Use a Detailed Critique of the Parlor to Help Dairy Producers Boost Profits

Veterinarians can enhance their relationship and business with producers by identifying ways they can be more efficient. Two good starting points: management of the parlor and the parlor environment.
Veterinarians can enhance their relationship and business with producers by identifying ways they can be more efficient. Two good starting points: management of the parlor and the parlor environment.
(File Photo)

As you look for ways to enhance your business with dairy producers, consider what’s going on in the milking parlor, advises Emily Wilmes, Extension educator, University of Minnesota.

Installing new technology or hiring an extra hand is one way producers might be able to increase efficiency, but those are significant out of pocket investments. Instead, do a critique of the parlor with your clients and see how you can identify management practices that can enhance productivity.

Here are some ideas that can help you in the process, says Wilmes:

Think about the environment of the parlor itself.
Is the client’s parlor a place cows want to go? Is it clean? Is it calm and inviting? Things to consider in the parlor include cleanliness, noise levels and light.
1. A clean parlor will help manage environmental pathogens and help keep cows and milkers healthy.
2. A quiet, calm parlor helps stimulate milk letdown and reduce potential teat damage of milking machines pumping when little milk is coming out.
3. Loud music or milkers yelling may cause adrenaline release in the cows, which prohibits milk letdown.
4. Lighting in a parlor is often overlooked but shouldn’t be underestimated.
5. A well-lit parlor benefits the cows, as they like to clearly see where they are going and what’s going on.
6. It also benefits employees, as they can see the udder well and ensure its cleanliness.
7. Good lighting can also aid in the visual examination of milk when stripping the udder during prep.

Think about the management of the parlor.
How are cows brought in? How are they prepped for milking? How long does it all take? The flow of the parlor matters, from the moment that the producers’ pump turns on to the moment it turns off.

1. Cows should be brought in promptly while still allowing them to move at a comfortable pace.
2. Consider grouping cows by milking speed, or, at the very least, keep the slowest milkers until the end.
3. While prepping cows, are all milkers (if there are multiple) doing the same thing? Is the prep pattern always the same? Is it timely?
4. A quick review of important milking preparation times:

o    The teat skin surface requires 10-20 seconds of stimulation for optimum milk letdown

o    Teat dip should be on the teats for 30 seconds to effectively kill bacteria on the teat surface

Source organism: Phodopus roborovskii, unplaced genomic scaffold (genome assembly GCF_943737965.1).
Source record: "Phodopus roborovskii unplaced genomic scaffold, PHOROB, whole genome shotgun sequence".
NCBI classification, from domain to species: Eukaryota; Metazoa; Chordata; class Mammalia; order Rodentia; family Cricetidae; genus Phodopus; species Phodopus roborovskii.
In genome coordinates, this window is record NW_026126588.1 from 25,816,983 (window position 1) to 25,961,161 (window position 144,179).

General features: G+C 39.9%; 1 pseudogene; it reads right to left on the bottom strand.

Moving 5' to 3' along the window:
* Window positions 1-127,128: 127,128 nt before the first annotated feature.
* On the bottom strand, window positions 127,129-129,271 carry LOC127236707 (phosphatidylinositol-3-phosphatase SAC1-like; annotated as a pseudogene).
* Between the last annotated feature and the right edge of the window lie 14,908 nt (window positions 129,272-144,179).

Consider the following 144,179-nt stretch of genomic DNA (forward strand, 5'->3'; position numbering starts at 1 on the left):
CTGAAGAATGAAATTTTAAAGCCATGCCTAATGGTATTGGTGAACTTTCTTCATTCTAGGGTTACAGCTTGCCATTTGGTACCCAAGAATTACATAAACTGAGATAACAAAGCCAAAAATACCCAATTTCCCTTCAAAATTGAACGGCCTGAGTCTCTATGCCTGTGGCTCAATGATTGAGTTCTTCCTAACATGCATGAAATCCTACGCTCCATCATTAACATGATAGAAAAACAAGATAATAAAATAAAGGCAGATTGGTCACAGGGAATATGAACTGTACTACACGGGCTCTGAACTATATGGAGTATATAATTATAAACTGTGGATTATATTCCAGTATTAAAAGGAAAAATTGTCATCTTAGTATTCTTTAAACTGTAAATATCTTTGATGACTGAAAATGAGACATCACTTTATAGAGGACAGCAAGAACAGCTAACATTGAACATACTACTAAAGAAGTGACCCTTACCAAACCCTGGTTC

o    Prep-lag time or the time it takes from initial stimulation to attachment of the milking machine should be 60-120 seconds

5. Preparation of cows in a timely manner that allows for proper stimulation and contact time is crucial to a well-run parlor. It also has a direct impact on parlor throughput, which is especially important in herds that run the parlor nearly 24 hours a day.

An Easier Way to Temp Calves?

7 Things to Know or Do about BRD

Sustainability is not Going Away. What are You Going to do With It?


Latest News

Over-the-Counter Antibiotics: What You Need to Know Before June 11

On June 11, FDA’s Guidance for Industry #263 brings 91 over-the-counter antimicrobial products from OTC to prescription oversight. Three experts weigh in on why you need to prepare for this change now.

'Sacrifice Pastures' Spare Best Cattle Grazing Pastures

So-called “sacrifice pastures” might be needed to help promote forage production the rest of this cattle grazing season.

Cattle Chat: Understanding Hardware Disease

Cattle sometimes eat objects that they shouldn’t. On a recent Cattle Chat podcast, veterinarians discussed the signs of hardware disease and offered suggestions on ways to manage the incidence.

12 Ways to Prevent the Spread of Disease in Feedlots

Sound management, health protocols and facilities maintenance can help achieve the ultimate goal of keeping cattle healthy and productive.

BQA Low Stress Cattle Handling Principles

Sound care and handling practices, based on years of experience and research are known to impact the well-being of cattle, individual animal health and herd productivity.

Idaho Dairy Demo Center Planned

The University of Idaho is building a massive dairy research center focused on the industry’s sustainability.